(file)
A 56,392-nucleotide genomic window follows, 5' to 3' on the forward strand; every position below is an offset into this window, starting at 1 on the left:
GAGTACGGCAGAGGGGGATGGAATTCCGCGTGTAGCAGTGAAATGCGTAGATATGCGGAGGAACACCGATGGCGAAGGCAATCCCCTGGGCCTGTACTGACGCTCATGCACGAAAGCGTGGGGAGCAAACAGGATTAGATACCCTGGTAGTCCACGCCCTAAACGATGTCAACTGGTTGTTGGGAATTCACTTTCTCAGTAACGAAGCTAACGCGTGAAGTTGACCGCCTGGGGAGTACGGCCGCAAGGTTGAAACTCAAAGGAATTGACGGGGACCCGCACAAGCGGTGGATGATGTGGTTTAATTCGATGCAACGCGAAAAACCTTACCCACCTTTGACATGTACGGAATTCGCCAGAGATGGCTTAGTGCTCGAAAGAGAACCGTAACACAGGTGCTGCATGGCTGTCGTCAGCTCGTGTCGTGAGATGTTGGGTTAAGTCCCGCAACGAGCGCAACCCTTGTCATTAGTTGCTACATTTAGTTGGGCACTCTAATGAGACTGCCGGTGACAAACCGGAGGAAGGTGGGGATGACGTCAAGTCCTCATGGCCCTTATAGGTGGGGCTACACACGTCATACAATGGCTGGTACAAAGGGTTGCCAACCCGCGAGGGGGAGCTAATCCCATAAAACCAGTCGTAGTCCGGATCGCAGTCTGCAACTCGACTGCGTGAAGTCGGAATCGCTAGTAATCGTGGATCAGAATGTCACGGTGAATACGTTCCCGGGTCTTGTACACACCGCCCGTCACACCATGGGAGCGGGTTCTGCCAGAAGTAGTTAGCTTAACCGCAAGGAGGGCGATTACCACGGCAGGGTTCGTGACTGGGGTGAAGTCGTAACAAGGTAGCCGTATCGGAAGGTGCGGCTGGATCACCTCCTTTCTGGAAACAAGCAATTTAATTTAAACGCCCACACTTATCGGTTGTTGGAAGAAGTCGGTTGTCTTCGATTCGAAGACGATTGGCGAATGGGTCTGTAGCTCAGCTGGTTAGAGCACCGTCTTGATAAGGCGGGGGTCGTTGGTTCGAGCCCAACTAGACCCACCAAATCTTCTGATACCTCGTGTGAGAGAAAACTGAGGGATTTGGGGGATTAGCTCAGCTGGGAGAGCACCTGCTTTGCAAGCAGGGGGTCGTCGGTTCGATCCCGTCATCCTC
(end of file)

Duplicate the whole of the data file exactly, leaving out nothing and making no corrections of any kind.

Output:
A 56,392-nucleotide genomic window follows, 5' to 3' on the forward strand; every position below is an offset into this window, starting at 1 on the left:
GAGTACGGCAGAGGGGGATGGAATTCCGCGTGTAGCAGTGAAATGCGTAGATATGCGGAGGAACACCGATGGCGAAGGCAATCCCCTGGGCCTGTACTGACGCTCATGCACGAAAGCGTGGGGAGCAAACAGGATTAGATACCCTGGTAGTCCACGCCCTAAACGATGTCAACTGGTTGTTGGGAATTCACTTTCTCAGTAACGAAGCTAACGCGTGAAGTTGACCGCCTGGGGAGTACGGCCGCAAGGTTGAAACTCAAAGGAATTGACGGGGACCCGCACAAGCGGTGGATGATGTGGTTTAATTCGATGCAACGCGAAAAACCTTACCCACCTTTGACATGTACGGAATTCGCCAGAGATGGCTTAGTGCTCGAAAGAGAACCGTAACACAGGTGCTGCATGGCTGTCGTCAGCTCGTGTCGTGAGATGTTGGGTTAAGTCCCGCAACGAGCGCAACCCTTGTCATTAGTTGCTACATTTAGTTGGGCACTCTAATGAGACTGCCGGTGACAAACCGGAGGAAGGTGGGGATGACGTCAAGTCCTCATGGCCCTTATAGGTGGGGCTACACACGTCATACAATGGCTGGTACAAAGGGTTGCCAACCCGCGAGGGGGAGCTAATCCCATAAAACCAGTCGTAGTCCGGATCGCAGTCTGCAACTCGACTGCGTGAAGTCGGAATCGCTAGTAATCGTGGATCAGAATGTCACGGTGAATACGTTCCCGGGTCTTGTACACACCGCCCGTCACACCATGGGAGCGGGTTCTGCCAGAAGTAGTTAGCTTAACCGCAAGGAGGGCGATTACCACGGCAGGGTTCGTGACTGGGGTGAAGTCGTAACAAGGTAGCCGTATCGGAAGGTGCGGCTGGATCACCTCCTTTCTGGAAACAAGCAATTTAATTTAAACGCCCACACTTATCGGTTGTTGGAAGAAGTCGGTTGTCTTCGATTCGAAGACGATTGGCGAATGGGTCTGTAGCTCAGCTGGTTAGAGCACCGTCTTGATAAGGCGGGGGTCGTTGGTTCGAGCCCAACTAGACCCACCAAATCTTCTGATACCTCGTGTGAGAGAAAACTGAGGGATTTGGGGGATTAGCTCAGCTGGGAGAGCACCTGCTTTGCAAGCAGGGGGTCGTCGGTTCGATCCCGTCATCCTC